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Christian Music - Reviews, News, Interviews

"Collide" - Music Review

  • David McCreary CCM Magazine
  • 2004 7 Feb
"Collide" - Music Review

The fifth studio release from thundering rock quartet Skillet  – featuring supercharged frontman John Cooper – represents an impressive sonic and lyrical maturation for the group. Whereas the band’s previous musical dalliances have run the gamut from modern rock to techno to industrial, "Collide" finds Skillet entertaining a high-decibel sound that fits somewhere between alternative rock and nü-metal.

Produced by Paul Ebersold (3 Doors Down, Sister Hazel), the 10-track disc serves up sizzling fare sure to please those with diverse musical palates. Fast-burning leadoff track “Forsaken” is drenched with urgent guitar riffs, cascading percussion and Cooper’s abrasive yet effective vocals. The song serves notice that there’s only one way to listen to Skillet – with the volume knob cranked all the way to the right. The same goes for radio single “Savior,” an adrenaline-soaked P.O.D.-esque cut that proves the band’s ability to shred heavily, all the while compelling listeners to surrender to God.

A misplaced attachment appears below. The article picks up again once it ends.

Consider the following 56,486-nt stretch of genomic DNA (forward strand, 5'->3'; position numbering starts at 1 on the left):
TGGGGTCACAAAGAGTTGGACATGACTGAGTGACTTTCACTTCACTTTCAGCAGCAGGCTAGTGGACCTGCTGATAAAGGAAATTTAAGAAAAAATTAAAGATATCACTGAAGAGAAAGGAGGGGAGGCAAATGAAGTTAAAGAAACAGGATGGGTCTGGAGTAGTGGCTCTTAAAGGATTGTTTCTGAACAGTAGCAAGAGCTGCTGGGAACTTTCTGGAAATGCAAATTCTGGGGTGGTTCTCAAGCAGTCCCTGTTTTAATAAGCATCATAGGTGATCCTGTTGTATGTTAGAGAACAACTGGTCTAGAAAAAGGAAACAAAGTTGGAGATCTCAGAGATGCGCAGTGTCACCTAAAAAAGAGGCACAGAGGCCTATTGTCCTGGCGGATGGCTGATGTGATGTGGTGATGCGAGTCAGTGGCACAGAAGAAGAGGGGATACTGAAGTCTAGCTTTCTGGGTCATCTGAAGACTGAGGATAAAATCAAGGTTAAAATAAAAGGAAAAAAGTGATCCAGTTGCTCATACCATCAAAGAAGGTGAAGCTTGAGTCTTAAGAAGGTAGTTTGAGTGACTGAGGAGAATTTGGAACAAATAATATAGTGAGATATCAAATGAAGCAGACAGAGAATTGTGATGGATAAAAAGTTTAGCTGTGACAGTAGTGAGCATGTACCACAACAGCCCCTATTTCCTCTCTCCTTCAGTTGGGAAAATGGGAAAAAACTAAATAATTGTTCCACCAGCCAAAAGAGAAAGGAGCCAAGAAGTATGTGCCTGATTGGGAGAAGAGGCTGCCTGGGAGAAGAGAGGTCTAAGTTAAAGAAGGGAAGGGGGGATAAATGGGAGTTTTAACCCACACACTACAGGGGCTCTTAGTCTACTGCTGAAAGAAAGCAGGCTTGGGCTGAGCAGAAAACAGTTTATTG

But "Collide" isn’t just a metal-loving feast. Several mid-tempo cuts emerge, including Skillet’s first-ever love song, “A Little More,” which delivers a “love conquers all” message amidst a nicely textured, even softer soundscape. Elsewhere, the sinuous rhythm of “Under My Skin” crescendos with a captivating refrain that reveals a deep dependency on the Savior (“When I hurt, when I bleed, you’re holding me”).

Perhaps the CD’s finest delicacy is the scorcher “My Obsession,” weighing in with the requisite primal screams, crunchy axe work and an entrancing, distorted coda. It’s emotive without being irate – a laudable achievement in a genre often filled with turmoil.

Thematically, Skillet ambitiously tackles a number of weighty subjects such as teen suicide (“Imperfection”), spiritual brokenness (“Fingernails”) and fear (“Collide”). The band should be commended for intelligently addressing these subjects and for wisely avoiding the clichés often employed by well-meaning believers.

While this album lacks the cohesiveness of Skillet’s earlier recordings, it never seems deficient in focus or direction. Whether it’s the simple beauty of the title track’s string-imbued intro or the near-shrieking rants of “Energy,” "Collide" achieves what fewer albums seem to accomplish nowadays: It leaves listeners wanting more. 

© 2004 CCM Magazine.  All rights reserved.  Used with permission.  Click here to subscribe.

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